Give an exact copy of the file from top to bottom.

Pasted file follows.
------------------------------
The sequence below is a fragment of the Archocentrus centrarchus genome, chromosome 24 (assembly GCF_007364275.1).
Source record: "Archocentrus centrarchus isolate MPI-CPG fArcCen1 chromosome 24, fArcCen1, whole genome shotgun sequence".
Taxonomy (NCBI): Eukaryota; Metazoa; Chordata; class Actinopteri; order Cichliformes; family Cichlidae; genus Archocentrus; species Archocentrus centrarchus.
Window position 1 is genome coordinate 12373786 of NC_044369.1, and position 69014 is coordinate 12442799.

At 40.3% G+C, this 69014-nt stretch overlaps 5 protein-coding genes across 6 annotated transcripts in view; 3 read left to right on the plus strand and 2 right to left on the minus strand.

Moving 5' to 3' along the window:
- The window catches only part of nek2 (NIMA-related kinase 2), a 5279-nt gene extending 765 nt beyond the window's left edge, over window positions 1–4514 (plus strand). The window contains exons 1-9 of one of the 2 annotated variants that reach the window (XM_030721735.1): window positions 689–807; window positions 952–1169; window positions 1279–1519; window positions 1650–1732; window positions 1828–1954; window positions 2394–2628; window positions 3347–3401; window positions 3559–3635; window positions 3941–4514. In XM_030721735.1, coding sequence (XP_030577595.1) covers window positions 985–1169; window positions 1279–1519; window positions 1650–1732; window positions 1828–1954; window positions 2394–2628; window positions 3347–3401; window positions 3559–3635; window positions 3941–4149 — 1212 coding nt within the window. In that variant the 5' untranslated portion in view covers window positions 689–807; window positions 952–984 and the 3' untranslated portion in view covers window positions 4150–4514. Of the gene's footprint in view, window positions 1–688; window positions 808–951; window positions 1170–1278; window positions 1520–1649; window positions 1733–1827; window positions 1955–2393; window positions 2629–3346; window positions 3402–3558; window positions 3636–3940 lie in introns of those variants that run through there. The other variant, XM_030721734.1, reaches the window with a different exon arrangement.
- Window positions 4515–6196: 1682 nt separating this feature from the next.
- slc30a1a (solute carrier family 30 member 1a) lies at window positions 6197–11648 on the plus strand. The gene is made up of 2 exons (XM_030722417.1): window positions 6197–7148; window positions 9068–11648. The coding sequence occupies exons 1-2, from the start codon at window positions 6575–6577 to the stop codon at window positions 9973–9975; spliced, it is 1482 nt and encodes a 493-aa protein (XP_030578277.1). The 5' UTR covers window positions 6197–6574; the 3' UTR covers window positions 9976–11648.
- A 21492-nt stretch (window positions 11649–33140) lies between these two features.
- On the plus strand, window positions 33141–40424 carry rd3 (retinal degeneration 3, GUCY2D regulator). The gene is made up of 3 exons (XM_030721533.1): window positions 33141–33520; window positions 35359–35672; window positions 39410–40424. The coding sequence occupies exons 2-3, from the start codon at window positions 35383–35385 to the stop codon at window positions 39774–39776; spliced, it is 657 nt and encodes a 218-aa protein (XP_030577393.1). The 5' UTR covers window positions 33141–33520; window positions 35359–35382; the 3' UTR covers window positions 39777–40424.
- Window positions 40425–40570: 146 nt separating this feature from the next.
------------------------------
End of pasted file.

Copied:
The sequence below is a fragment of the Archocentrus centrarchus genome, chromosome 24 (assembly GCF_007364275.1).
Source record: "Archocentrus centrarchus isolate MPI-CPG fArcCen1 chromosome 24, fArcCen1, whole genome shotgun sequence".
Taxonomy (NCBI): Eukaryota; Metazoa; Chordata; class Actinopteri; order Cichliformes; family Cichlidae; genus Archocentrus; species Archocentrus centrarchus.
Window position 1 is genome coordinate 12373786 of NC_044369.1, and position 69014 is coordinate 12442799.

At 40.3% G+C, this 69014-nt stretch overlaps 5 protein-coding genes across 6 annotated transcripts in view; 3 read left to right on the plus strand and 2 right to left on the minus strand.

Moving 5' to 3' along the window:
- The window catches only part of nek2 (NIMA-related kinase 2), a 5279-nt gene extending 765 nt beyond the window's left edge, over window positions 1–4514 (plus strand). The window contains exons 1-9 of one of the 2 annotated variants that reach the window (XM_030721735.1): window positions 689–807; window positions 952–1169; window positions 1279–1519; window positions 1650–1732; window positions 1828–1954; window positions 2394–2628; window positions 3347–3401; window positions 3559–3635; window positions 3941–4514. In XM_030721735.1, coding sequence (XP_030577595.1) covers window positions 985–1169; window positions 1279–1519; window positions 1650–1732; window positions 1828–1954; window positions 2394–2628; window positions 3347–3401; window positions 3559–3635; window positions 3941–4149 — 1212 coding nt within the window. In that variant the 5' untranslated portion in view covers window positions 689–807; window positions 952–984 and the 3' untranslated portion in view covers window positions 4150–4514. Of the gene's footprint in view, window positions 1–688; window positions 808–951; window positions 1170–1278; window positions 1520–1649; window positions 1733–1827; window positions 1955–2393; window positions 2629–3346; window positions 3402–3558; window positions 3636–3940 lie in introns of those variants that run through there. The other variant, XM_030721734.1, reaches the window with a different exon arrangement.
- Window positions 4515–6196: 1682 nt separating this feature from the next.
- slc30a1a (solute carrier family 30 member 1a) lies at window positions 6197–11648 on the plus strand. The gene is made up of 2 exons (XM_030722417.1): window positions 6197–7148; window positions 9068–11648. The coding sequence occupies exons 1-2, from the start codon at window positions 6575–6577 to the stop codon at window positions 9973–9975; spliced, it is 1482 nt and encodes a 493-aa protein (XP_030578277.1). The 5' UTR covers window positions 6197–6574; the 3' UTR covers window positions 9976–11648.
- A 21492-nt stretch (window positions 11649–33140) lies between these two features.
- On the plus strand, window positions 33141–40424 carry rd3 (retinal degeneration 3, GUCY2D regulator). The gene is made up of 3 exons (XM_030721533.1): window positions 33141–33520; window positions 35359–35672; window positions 39410–40424. The coding sequence occupies exons 2-3, from the start codon at window positions 35383–35385 to the stop codon at window positions 39774–39776; spliced, it is 657 nt and encodes a 218-aa protein (XP_030577393.1). The 5' UTR covers window positions 33141–33520; window positions 35359–35382; the 3' UTR covers window positions 39777–40424.
- Window positions 40425–40570: 146 nt separating this feature from the next.